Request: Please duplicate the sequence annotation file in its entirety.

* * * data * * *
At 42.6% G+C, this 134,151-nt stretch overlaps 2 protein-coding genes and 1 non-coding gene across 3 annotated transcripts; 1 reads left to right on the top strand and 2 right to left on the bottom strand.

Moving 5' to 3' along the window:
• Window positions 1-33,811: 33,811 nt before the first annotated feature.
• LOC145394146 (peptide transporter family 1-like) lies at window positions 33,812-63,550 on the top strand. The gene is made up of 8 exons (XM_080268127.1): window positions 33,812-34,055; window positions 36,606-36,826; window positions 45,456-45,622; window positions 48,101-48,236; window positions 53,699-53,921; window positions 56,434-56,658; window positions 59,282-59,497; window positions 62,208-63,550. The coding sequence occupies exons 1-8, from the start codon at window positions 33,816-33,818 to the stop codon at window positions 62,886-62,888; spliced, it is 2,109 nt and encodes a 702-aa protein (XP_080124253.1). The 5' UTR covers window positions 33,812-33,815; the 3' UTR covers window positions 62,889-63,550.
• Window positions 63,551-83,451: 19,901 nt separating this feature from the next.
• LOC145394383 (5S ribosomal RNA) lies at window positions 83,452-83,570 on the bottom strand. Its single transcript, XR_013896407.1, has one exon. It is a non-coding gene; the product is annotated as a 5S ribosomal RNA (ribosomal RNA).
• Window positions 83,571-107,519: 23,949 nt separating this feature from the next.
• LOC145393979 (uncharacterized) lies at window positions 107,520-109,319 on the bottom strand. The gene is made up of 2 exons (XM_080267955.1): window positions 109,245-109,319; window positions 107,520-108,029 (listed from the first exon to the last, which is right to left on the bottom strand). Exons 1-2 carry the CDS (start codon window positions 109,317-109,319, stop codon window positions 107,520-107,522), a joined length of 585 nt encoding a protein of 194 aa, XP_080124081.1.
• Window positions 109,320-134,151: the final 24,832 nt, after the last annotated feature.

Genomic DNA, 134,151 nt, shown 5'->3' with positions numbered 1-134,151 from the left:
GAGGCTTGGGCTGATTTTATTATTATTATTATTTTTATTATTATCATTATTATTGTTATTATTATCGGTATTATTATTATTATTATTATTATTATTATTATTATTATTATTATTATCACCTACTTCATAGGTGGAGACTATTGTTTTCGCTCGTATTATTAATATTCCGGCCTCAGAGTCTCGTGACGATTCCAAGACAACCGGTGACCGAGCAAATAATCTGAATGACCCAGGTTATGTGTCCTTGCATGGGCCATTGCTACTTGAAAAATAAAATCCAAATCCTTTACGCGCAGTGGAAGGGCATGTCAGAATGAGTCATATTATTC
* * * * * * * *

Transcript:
At 42.6% G+C, this 134,151-nt stretch overlaps 2 protein-coding genes and 1 non-coding gene across 3 annotated transcripts; 1 reads left to right on the top strand and 2 right to left on the bottom strand.

Moving 5' to 3' along the window:
• Window positions 1-33,811: 33,811 nt before the first annotated feature.
• LOC145394146 (peptide transporter family 1-like) lies at window positions 33,812-63,550 on the top strand. The gene is made up of 8 exons (XM_080268127.1): window positions 33,812-34,055; window positions 36,606-36,826; window positions 45,456-45,622; window positions 48,101-48,236; window positions 53,699-53,921; window positions 56,434-56,658; window positions 59,282-59,497; window positions 62,208-63,550. The coding sequence occupies exons 1-8, from the start codon at window positions 33,816-33,818 to the stop codon at window positions 62,886-62,888; spliced, it is 2,109 nt and encodes a 702-aa protein (XP_080124253.1). The 5' UTR covers window positions 33,812-33,815; the 3' UTR covers window positions 62,889-63,550.
• Window positions 63,551-83,451: 19,901 nt separating this feature from the next.
• LOC145394383 (5S ribosomal RNA) lies at window positions 83,452-83,570 on the bottom strand. Its single transcript, XR_013896407.1, has one exon. It is a non-coding gene; the product is annotated as a 5S ribosomal RNA (ribosomal RNA).
• Window positions 83,571-107,519: 23,949 nt separating this feature from the next.
• LOC145393979 (uncharacterized) lies at window positions 107,520-109,319 on the bottom strand. The gene is made up of 2 exons (XM_080267955.1): window positions 109,245-109,319; window positions 107,520-108,029 (listed from the first exon to the last, which is right to left on the bottom strand). Exons 1-2 carry the CDS (start codon window positions 109,317-109,319, stop codon window positions 107,520-107,522), a joined length of 585 nt encoding a protein of 194 aa, XP_080124081.1.
• Window positions 109,320-134,151: the final 24,832 nt, after the last annotated feature.

Genomic DNA, 134,151 nt, shown 5'->3' with positions numbered 1-134,151 from the left:
GAGGCTTGGGCTGATTTTATTATTATTATTATTTTTATTATTATCATTATTATTGTTATTATTATCGGTATTATTATTATTATTATTATTATTATTATTATTATTATTATTATTATCACCTACTTCATAGGTGGAGACTATTGTTTTCGCTCGTATTATTAATATTCCGGCCTCAGAGTCTCGTGACGATTCCAAGACAACCGGTGACCGAGCAAATAATCTGAATGACCCAGGTTATGTGTCCTTGCATGGGCCATTGCTACTTGAAAAATAAAATCCAAATCCTTTACGCGCAGTGGAAGGGCATGTCAGAATGAGTCATATTATTC